else if (.Platform$OS.type == 'windows') Sys.getenv('R_USER') else '/tmp' } dataDir <- file.path(gettmpdir(), "data") dir.create(dataDir, showWarnings = FALSE, recursive = TRUE) dataZip <- file.path(dataDir, "bank-data.zip") dataUrl <- "https://archive.ics.uci.edu/ml/machine-learning-databases/00222/bank.zip" download.file(dataUrl, dataZip) unzip(dataZip, exdir = dataDir) dataPath <- file.path(dataDir, "bank-full.csv") message("Data path: ", dataPath) Then the data needs to be prepared. Nothing special here, just simple reading data into R session and splitting it into train and test sets. # read data and split into test/traings sets library(readr) allData <- readr::read_delim(dataPath, delim = ";", col_types = readr::cols( age = col_double(), job = col_character(), marital = col_character(), education = col_character(), default = col_character(), balance = col_double(), housing = col_character(), loan = col_character(), contact = col_character(), day = col_double(), month = col_character(), duration = col_double(), campaign = col_double(), pdays = col_double(), previous = col_double(), poutcome = col_character(), y = col_character() )) allData <- allData %>% mutate(row_id = row_number()) %>% select(-month, -job) %>% # I have a problem with those two columns during # training phase so I removed them mutate(y = y == "yes") # transform to TRUE/FALSE # split the data into train/test sets. set.seed(123) idx <- sample.int(nrow(allData), nrow(allData)*0.2) trainAll <- allData[-idx,] testAll <- allData[idx,] For my ‘AL’ experiment I made a special workhorse function which handles nearly everything. As the last argument it takes a special function get_new_idx which returns the rows_id from trainAll data.frame to be added to train set in the next round. This simulates the active learning scheme. Data points selected by the get_new_idx would go to the oracle to be annotated. As a model performance score I’m using AUC. #' @param get_new_idx function which returns the selected rows #' indexes to be labelled by the oracle. In this function the 'active learning' #' logic resides. make_active_learning_path <- function(trainAll, testAll, nstart = 500, n = 50, k = 50, get_new_idx) { # init training data set by selecting randomly nstart rows from # 'unlabelled' data idxInit <- tibble(row_id = sample(trainAll$row_id, nstart))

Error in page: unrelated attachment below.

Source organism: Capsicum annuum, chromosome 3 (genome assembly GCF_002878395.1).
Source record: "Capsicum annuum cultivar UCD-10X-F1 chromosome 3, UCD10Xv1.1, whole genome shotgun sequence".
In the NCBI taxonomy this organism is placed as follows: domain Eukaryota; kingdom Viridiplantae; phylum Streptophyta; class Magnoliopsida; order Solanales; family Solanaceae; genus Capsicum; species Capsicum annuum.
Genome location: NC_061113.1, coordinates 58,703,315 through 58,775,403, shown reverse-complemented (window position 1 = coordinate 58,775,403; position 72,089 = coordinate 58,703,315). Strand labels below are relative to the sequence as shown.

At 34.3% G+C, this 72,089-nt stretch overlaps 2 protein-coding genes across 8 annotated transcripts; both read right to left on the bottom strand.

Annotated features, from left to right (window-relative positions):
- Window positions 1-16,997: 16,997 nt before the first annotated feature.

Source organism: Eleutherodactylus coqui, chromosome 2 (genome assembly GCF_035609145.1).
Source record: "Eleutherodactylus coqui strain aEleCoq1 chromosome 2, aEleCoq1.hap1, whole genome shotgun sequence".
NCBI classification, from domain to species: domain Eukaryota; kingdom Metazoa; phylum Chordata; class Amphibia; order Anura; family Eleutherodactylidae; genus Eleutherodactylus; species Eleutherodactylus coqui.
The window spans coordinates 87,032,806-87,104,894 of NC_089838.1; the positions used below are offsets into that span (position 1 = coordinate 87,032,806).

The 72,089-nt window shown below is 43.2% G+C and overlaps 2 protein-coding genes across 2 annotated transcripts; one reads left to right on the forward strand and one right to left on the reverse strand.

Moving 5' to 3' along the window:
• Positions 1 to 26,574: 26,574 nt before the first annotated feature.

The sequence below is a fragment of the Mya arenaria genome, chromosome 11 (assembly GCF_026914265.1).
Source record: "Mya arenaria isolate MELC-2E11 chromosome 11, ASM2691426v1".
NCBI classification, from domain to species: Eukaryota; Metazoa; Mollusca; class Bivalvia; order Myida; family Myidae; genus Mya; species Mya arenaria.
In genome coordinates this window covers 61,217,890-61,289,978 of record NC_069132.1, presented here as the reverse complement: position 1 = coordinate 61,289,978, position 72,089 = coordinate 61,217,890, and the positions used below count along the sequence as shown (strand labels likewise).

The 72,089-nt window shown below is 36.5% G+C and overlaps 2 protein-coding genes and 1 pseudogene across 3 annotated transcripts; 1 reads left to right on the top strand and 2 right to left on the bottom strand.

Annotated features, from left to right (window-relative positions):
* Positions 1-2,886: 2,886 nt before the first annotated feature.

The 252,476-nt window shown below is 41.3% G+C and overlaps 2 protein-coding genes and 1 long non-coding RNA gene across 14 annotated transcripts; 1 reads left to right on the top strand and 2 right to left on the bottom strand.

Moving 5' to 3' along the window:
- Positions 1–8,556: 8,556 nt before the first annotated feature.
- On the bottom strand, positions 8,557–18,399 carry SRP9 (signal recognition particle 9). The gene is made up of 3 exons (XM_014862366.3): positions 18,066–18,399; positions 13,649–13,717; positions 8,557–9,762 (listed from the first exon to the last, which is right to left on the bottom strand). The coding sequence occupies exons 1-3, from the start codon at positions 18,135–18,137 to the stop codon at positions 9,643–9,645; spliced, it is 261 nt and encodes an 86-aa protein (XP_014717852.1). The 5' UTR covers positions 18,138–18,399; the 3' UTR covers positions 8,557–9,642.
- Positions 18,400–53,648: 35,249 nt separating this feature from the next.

train <- inner_join(trainAll, idxInit, by = "row_id")